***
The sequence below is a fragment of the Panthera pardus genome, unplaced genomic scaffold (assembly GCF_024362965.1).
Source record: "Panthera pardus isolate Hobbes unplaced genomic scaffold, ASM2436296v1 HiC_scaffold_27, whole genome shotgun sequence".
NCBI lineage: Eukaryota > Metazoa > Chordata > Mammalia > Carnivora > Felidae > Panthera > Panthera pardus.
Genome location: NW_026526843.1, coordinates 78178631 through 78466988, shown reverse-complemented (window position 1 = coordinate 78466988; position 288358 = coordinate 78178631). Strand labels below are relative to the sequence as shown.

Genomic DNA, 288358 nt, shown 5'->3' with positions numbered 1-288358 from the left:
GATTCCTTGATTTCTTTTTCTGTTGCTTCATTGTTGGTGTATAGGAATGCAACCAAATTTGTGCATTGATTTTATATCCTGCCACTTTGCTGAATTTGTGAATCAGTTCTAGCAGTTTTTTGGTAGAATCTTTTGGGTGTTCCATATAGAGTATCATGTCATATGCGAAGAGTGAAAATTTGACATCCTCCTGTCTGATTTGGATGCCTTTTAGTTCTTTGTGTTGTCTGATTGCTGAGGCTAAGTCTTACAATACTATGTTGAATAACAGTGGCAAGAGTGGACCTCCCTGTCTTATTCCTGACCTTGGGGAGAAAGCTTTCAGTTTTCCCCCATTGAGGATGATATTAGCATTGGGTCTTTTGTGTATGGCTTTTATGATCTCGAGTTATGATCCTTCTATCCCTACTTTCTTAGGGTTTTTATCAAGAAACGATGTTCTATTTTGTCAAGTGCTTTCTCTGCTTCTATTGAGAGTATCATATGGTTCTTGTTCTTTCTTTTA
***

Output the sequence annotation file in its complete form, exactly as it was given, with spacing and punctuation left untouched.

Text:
The sequence below is a fragment of the Panthera pardus genome, unplaced genomic scaffold (assembly GCF_024362965.1).
Source record: "Panthera pardus isolate Hobbes unplaced genomic scaffold, ASM2436296v1 HiC_scaffold_27, whole genome shotgun sequence".
NCBI lineage: Eukaryota > Metazoa > Chordata > Mammalia > Carnivora > Felidae > Panthera > Panthera pardus.
Genome location: NW_026526843.1, coordinates 78178631 through 78466988, shown reverse-complemented (window position 1 = coordinate 78466988; position 288358 = coordinate 78178631). Strand labels below are relative to the sequence as shown.

Genomic DNA, 288358 nt, shown 5'->3' with positions numbered 1-288358 from the left:
GATTCCTTGATTTCTTTTTCTGTTGCTTCATTGTTGGTGTATAGGAATGCAACCAAATTTGTGCATTGATTTTATATCCTGCCACTTTGCTGAATTTGTGAATCAGTTCTAGCAGTTTTTTGGTAGAATCTTTTGGGTGTTCCATATAGAGTATCATGTCATATGCGAAGAGTGAAAATTTGACATCCTCCTGTCTGATTTGGATGCCTTTTAGTTCTTTGTGTTGTCTGATTGCTGAGGCTAAGTCTTACAATACTATGTTGAATAACAGTGGCAAGAGTGGACCTCCCTGTCTTATTCCTGACCTTGGGGAGAAAGCTTTCAGTTTTCCCCCATTGAGGATGATATTAGCATTGGGTCTTTTGTGTATGGCTTTTATGATCTCGAGTTATGATCCTTCTATCCCTACTTTCTTAGGGTTTTTATCAAGAAACGATGTTCTATTTTGTCAAGTGCTTTCTCTGCTTCTATTGAGAGTATCATATGGTTCTTGTTCTTTCTTTTA